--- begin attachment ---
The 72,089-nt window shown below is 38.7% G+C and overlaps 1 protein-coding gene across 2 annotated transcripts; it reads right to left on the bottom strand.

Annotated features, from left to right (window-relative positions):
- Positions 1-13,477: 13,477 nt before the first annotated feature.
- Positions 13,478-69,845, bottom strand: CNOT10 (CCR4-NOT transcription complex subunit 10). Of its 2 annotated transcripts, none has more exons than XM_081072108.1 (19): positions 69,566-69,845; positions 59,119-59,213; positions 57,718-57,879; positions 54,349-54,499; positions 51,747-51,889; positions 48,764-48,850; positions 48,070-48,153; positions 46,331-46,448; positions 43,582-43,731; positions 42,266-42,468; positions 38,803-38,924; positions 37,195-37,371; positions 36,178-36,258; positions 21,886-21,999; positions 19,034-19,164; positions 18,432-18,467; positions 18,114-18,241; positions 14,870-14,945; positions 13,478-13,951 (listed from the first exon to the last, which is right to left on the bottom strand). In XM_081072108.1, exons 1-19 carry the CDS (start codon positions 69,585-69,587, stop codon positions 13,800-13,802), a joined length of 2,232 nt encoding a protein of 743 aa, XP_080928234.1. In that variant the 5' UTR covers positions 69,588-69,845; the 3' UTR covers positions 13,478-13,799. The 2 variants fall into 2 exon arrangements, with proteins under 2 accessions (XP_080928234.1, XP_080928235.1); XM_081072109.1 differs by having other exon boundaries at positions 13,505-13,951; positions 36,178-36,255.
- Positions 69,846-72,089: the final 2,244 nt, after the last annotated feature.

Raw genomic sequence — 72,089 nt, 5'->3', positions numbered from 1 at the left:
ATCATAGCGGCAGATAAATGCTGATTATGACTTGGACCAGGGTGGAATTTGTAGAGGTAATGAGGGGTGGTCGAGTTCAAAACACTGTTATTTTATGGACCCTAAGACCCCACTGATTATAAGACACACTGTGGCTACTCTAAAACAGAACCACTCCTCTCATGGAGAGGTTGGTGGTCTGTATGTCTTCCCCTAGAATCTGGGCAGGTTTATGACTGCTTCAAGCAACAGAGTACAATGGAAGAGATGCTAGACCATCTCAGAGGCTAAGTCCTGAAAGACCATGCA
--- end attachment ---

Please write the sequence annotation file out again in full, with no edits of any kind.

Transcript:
The 72,089-nt window shown below is 38.7% G+C and overlaps 1 protein-coding gene across 2 annotated transcripts; it reads right to left on the bottom strand.

Annotated features, from left to right (window-relative positions):
- Positions 1-13,477: 13,477 nt before the first annotated feature.
- Positions 13,478-69,845, bottom strand: CNOT10 (CCR4-NOT transcription complex subunit 10). Of its 2 annotated transcripts, none has more exons than XM_081072108.1 (19): positions 69,566-69,845; positions 59,119-59,213; positions 57,718-57,879; positions 54,349-54,499; positions 51,747-51,889; positions 48,764-48,850; positions 48,070-48,153; positions 46,331-46,448; positions 43,582-43,731; positions 42,266-42,468; positions 38,803-38,924; positions 37,195-37,371; positions 36,178-36,258; positions 21,886-21,999; positions 19,034-19,164; positions 18,432-18,467; positions 18,114-18,241; positions 14,870-14,945; positions 13,478-13,951 (listed from the first exon to the last, which is right to left on the bottom strand). In XM_081072108.1, exons 1-19 carry the CDS (start codon positions 69,585-69,587, stop codon positions 13,800-13,802), a joined length of 2,232 nt encoding a protein of 743 aa, XP_080928234.1. In that variant the 5' UTR covers positions 69,588-69,845; the 3' UTR covers positions 13,478-13,799. The 2 variants fall into 2 exon arrangements, with proteins under 2 accessions (XP_080928234.1, XP_080928235.1); XM_081072109.1 differs by having other exon boundaries at positions 13,505-13,951; positions 36,178-36,255.
- Positions 69,846-72,089: the final 2,244 nt, after the last annotated feature.

Raw genomic sequence — 72,089 nt, 5'->3', positions numbered from 1 at the left:
ATCATAGCGGCAGATAAATGCTGATTATGACTTGGACCAGGGTGGAATTTGTAGAGGTAATGAGGGGTGGTCGAGTTCAAAACACTGTTATTTTATGGACCCTAAGACCCCACTGATTATAAGACACACTGTGGCTACTCTAAAACAGAACCACTCCTCTCATGGAGAGGTTGGTGGTCTGTATGTCTTCCCCTAGAATCTGGGCAGGTTTATGACTGCTTCAAGCAACAGAGTACAATGGAAGAGATGCTAGACCATCTCAGAGGCTAAGTCCTGAAAGACCATGCA